If the promotional message is necessary for your relevant function or task then it is not direct marketing.
Examples of messages which are promotional but may be necessary for delivering your tasks and functions could include those that promote:
new public services;
So, if a promotional message is not direct marketing:
the marketing provisions of PECR do not apply;
the absolute right of individuals to object to processing for direct marketing does not apply but the general right to object under the UK GDPR does apply; and
all the other requirements of the UK GDPR still apply when you are processing personal data, including fairness and transparency.
However, many public authorities have quasi-commercial functions, for example running leisure facilities. These are services for which the individual has to pay, so from their perspective it is equivalent to a commercial service. Sometimes these commercial services are in competition with private sector providers of the same service.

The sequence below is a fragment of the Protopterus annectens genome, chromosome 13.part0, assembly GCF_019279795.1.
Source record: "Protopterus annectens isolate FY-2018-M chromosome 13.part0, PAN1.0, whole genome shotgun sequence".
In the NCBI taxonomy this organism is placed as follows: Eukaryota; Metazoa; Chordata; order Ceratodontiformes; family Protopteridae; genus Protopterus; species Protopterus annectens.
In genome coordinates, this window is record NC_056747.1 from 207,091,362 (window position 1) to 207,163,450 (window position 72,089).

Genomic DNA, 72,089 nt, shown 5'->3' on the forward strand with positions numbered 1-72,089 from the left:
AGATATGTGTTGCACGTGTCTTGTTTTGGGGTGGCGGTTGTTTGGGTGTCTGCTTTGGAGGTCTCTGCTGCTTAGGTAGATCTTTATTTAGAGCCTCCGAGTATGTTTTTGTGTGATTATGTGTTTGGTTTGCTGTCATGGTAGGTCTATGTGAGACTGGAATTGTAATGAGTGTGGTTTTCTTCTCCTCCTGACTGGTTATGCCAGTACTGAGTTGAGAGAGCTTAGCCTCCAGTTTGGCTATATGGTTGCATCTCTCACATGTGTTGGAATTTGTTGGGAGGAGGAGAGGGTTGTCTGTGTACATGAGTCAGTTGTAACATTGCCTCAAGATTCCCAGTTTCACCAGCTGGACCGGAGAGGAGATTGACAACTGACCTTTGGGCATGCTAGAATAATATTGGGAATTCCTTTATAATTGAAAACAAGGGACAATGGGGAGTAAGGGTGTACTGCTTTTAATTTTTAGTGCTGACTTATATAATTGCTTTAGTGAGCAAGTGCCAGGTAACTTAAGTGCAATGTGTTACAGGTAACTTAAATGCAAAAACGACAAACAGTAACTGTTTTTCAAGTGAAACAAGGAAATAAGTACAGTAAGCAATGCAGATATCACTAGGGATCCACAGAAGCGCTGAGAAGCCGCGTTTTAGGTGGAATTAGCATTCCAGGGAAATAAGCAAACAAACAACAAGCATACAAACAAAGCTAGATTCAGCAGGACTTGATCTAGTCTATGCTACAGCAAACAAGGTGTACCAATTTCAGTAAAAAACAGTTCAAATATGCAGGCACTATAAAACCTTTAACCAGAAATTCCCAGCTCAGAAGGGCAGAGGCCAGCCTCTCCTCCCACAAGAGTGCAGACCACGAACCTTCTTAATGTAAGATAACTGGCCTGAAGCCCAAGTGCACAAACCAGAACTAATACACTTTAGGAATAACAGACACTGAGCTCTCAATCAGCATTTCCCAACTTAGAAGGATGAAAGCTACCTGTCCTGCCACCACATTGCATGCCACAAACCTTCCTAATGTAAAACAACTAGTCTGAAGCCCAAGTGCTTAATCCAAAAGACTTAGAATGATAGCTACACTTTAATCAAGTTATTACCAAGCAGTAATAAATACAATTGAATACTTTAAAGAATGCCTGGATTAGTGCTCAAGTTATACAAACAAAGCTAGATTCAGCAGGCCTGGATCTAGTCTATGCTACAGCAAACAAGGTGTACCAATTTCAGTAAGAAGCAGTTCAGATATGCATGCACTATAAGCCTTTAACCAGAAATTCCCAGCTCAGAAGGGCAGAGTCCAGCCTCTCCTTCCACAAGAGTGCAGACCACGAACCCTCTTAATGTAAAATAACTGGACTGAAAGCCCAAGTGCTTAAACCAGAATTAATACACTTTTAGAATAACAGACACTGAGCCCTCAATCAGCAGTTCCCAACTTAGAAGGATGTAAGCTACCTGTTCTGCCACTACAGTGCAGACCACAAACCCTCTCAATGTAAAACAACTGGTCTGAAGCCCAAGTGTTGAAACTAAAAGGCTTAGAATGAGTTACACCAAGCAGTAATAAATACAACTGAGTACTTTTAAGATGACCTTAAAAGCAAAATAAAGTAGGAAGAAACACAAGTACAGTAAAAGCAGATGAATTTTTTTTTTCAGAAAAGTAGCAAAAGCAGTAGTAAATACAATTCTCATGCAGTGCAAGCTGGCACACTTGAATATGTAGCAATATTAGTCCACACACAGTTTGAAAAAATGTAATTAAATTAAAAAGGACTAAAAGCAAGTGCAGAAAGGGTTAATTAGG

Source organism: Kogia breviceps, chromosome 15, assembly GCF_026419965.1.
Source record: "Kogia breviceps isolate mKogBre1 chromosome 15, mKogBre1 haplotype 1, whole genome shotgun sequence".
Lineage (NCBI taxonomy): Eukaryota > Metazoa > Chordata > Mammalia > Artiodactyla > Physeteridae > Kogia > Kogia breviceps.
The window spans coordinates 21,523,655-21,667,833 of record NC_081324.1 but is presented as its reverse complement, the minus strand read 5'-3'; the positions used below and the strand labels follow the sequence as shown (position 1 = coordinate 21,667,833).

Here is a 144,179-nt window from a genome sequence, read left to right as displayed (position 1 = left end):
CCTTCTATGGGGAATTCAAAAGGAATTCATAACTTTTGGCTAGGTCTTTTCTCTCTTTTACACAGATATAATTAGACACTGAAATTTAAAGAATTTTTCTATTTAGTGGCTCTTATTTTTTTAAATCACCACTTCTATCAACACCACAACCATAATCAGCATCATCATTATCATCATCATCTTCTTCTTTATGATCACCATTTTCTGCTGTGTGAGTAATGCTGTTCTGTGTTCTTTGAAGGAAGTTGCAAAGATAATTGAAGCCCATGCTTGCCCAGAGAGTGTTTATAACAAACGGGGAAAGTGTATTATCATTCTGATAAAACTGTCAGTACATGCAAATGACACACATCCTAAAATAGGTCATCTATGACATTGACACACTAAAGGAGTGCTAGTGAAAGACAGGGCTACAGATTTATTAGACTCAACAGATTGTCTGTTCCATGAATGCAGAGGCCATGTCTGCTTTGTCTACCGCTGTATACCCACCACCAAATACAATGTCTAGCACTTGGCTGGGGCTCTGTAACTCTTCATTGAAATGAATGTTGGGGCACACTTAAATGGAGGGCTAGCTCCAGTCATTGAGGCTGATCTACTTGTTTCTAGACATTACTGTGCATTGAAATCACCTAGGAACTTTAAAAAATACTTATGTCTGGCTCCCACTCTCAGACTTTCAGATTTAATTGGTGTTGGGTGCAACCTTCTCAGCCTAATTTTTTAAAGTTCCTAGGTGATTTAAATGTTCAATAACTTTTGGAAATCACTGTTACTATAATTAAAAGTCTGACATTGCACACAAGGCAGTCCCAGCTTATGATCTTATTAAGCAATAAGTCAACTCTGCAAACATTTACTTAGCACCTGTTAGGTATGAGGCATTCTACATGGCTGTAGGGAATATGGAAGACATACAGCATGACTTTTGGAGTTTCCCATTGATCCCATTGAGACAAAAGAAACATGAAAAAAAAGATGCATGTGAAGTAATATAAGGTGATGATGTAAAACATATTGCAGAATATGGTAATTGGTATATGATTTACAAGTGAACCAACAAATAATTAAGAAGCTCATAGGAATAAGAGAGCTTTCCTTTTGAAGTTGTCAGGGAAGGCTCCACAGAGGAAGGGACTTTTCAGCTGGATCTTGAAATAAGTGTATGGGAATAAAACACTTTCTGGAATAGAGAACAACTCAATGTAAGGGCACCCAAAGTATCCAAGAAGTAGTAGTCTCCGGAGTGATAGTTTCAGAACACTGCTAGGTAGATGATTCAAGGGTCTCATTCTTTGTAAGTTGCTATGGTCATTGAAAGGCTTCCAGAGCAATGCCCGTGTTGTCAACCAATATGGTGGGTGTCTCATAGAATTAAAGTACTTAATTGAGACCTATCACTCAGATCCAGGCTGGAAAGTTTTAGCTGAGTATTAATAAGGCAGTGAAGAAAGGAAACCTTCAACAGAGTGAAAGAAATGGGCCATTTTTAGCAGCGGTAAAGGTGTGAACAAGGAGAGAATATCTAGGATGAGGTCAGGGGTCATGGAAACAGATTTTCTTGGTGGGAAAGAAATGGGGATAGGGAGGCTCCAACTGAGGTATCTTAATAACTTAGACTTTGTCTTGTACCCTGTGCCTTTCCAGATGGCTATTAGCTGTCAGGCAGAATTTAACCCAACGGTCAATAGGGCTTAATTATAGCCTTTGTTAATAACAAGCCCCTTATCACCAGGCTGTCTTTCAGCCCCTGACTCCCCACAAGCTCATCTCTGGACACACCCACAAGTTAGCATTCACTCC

If you want to send promotional messages about these types of services then you will be engaging in direct marketing.
When this is the case then, you need to comply with:
the direct marketing provisions of PECR (if you are sending the message by electronic means e.g email, text message, phone call);
the absolute right of individuals to object to processing of their personal data for direct marketing under the UK GDPR; and
all the other general requirements of the UK GDPR including fairness and transparency.
The ICO guidance for the Public sector is now available and provides additional details on determining if a promotional message should be considered direct marketing and specific details around public sector organisations sending out details of other organisation or third party promotional materials.